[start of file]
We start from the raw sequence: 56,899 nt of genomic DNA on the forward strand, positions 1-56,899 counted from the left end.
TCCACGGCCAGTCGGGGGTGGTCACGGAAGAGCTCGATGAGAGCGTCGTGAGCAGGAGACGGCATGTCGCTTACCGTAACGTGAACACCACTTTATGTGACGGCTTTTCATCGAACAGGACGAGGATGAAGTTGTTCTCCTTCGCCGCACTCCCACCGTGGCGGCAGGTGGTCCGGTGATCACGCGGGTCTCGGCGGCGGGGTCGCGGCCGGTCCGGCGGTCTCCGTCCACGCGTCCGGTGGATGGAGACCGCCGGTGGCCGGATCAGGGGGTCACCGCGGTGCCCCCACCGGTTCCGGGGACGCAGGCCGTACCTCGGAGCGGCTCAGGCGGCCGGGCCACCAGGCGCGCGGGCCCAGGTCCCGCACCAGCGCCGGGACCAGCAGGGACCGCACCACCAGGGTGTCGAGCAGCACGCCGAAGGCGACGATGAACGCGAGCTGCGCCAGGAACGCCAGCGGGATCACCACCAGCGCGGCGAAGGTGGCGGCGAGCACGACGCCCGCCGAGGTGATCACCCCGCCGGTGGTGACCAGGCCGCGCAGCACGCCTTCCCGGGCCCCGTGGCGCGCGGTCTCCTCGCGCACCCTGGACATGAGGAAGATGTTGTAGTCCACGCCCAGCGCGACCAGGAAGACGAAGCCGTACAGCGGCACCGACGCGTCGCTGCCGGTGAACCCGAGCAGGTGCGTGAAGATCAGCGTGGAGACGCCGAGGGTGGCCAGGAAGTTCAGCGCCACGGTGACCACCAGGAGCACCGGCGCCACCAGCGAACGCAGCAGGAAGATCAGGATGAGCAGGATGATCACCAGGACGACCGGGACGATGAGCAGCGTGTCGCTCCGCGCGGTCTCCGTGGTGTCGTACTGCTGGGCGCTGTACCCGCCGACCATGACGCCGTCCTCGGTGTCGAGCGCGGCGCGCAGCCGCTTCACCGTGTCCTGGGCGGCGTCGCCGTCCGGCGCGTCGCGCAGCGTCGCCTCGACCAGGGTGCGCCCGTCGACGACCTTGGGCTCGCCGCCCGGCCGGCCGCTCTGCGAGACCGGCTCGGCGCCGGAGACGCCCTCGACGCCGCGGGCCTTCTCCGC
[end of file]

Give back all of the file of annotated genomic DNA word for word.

We start from the raw sequence: 56,899 nt of genomic DNA on the forward strand, positions 1-56,899 counted from the left end.
TCCACGGCCAGTCGGGGGTGGTCACGGAAGAGCTCGATGAGAGCGTCGTGAGCAGGAGACGGCATGTCGCTTACCGTAACGTGAACACCACTTTATGTGACGGCTTTTCATCGAACAGGACGAGGATGAAGTTGTTCTCCTTCGCCGCACTCCCACCGTGGCGGCAGGTGGTCCGGTGATCACGCGGGTCTCGGCGGCGGGGTCGCGGCCGGTCCGGCGGTCTCCGTCCACGCGTCCGGTGGATGGAGACCGCCGGTGGCCGGATCAGGGGGTCACCGCGGTGCCCCCACCGGTTCCGGGGACGCAGGCCGTACCTCGGAGCGGCTCAGGCGGCCGGGCCACCAGGCGCGCGGGCCCAGGTCCCGCACCAGCGCCGGGACCAGCAGGGACCGCACCACCAGGGTGTCGAGCAGCACGCCGAAGGCGACGATGAACGCGAGCTGCGCCAGGAACGCCAGCGGGATCACCACCAGCGCGGCGAAGGTGGCGGCGAGCACGACGCCCGCCGAGGTGATCACCCCGCCGGTGGTGACCAGGCCGCGCAGCACGCCTTCCCGGGCCCCGTGGCGCGCGGTCTCCTCGCGCACCCTGGACATGAGGAAGATGTTGTAGTCCACGCCCAGCGCGACCAGGAAGACGAAGCCGTACAGCGGCACCGACGCGTCGCTGCCGGTGAACCCGAGCAGGTGCGTGAAGATCAGCGTGGAGACGCCGAGGGTGGCCAGGAAGTTCAGCGCCACGGTGACCACCAGGAGCACCGGCGCCACCAGCGAACGCAGCAGGAAGATCAGGATGAGCAGGATGATCACCAGGACGACCGGGACGATGAGCAGCGTGTCGCTCCGCGCGGTCTCCGTGGTGTCGTACTGCTGGGCGCTGTACCCGCCGACCATGACGCCGTCCTCGGTGTCGAGCGCGGCGCGCAGCCGCTTCACCGTGTCCTGGGCGGCGTCGCCGTCCGGCGCGTCGCGCAGCGTCGCCTCGACCAGGGTGCGCCCGTCGACGACCTTGGGCTCGCCGCCCGGCCGGCCGCTCTGCGAGACCGGCTCGGCGCCGGAGACGCCCTCGACGCCGCGGGCCTTCTCCGC